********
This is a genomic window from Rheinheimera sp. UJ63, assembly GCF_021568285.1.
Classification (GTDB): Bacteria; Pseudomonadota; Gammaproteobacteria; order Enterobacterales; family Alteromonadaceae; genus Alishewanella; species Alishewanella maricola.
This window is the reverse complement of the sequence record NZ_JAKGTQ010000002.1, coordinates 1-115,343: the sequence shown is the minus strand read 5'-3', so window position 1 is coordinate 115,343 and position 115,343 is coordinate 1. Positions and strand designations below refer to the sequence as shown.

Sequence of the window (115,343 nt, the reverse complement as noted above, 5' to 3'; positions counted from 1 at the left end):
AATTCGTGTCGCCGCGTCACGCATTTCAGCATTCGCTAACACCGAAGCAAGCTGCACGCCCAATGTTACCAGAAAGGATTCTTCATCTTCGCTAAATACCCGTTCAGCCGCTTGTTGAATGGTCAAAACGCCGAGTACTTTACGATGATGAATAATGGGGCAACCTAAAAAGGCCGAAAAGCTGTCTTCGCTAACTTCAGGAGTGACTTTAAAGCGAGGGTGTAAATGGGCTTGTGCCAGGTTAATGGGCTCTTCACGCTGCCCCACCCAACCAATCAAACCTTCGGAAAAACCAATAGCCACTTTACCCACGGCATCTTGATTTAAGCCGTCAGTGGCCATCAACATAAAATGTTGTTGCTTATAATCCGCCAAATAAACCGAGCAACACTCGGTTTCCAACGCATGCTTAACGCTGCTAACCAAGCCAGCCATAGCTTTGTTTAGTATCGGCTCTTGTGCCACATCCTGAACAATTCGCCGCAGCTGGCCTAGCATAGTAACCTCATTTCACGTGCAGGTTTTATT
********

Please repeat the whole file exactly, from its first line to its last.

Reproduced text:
This is a genomic window from Rheinheimera sp. UJ63, assembly GCF_021568285.1.
Classification (GTDB): Bacteria; Pseudomonadota; Gammaproteobacteria; order Enterobacterales; family Alteromonadaceae; genus Alishewanella; species Alishewanella maricola.
This window is the reverse complement of the sequence record NZ_JAKGTQ010000002.1, coordinates 1-115,343: the sequence shown is the minus strand read 5'-3', so window position 1 is coordinate 115,343 and position 115,343 is coordinate 1. Positions and strand designations below refer to the sequence as shown.

Sequence of the window (115,343 nt, the reverse complement as noted above, 5' to 3'; positions counted from 1 at the left end):
AATTCGTGTCGCCGCGTCACGCATTTCAGCATTCGCTAACACCGAAGCAAGCTGCACGCCCAATGTTACCAGAAAGGATTCTTCATCTTCGCTAAATACCCGTTCAGCCGCTTGTTGAATGGTCAAAACGCCGAGTACTTTACGATGATGAATAATGGGGCAACCTAAAAAGGCCGAAAAGCTGTCTTCGCTAACTTCAGGAGTGACTTTAAAGCGAGGGTGTAAATGGGCTTGTGCCAGGTTAATGGGCTCTTCACGCTGCCCCACCCAACCAATCAAACCTTCGGAAAAACCAATAGCCACTTTACCCACGGCATCTTGATTTAAGCCGTCAGTGGCCATCAACATAAAATGTTGTTGCTTATAATCCGCCAAATAAACCGAGCAACACTCGGTTTCCAACGCATGCTTAACGCTGCTAACCAAGCCAGCCATAGCTTTGTTTAGTATCGGCTCTTGTGCCACATCCTGAACAATTCGCCGCAGCTGGCCTAGCATAGTAACCTCATTTCACGTGCAGGTTTTATT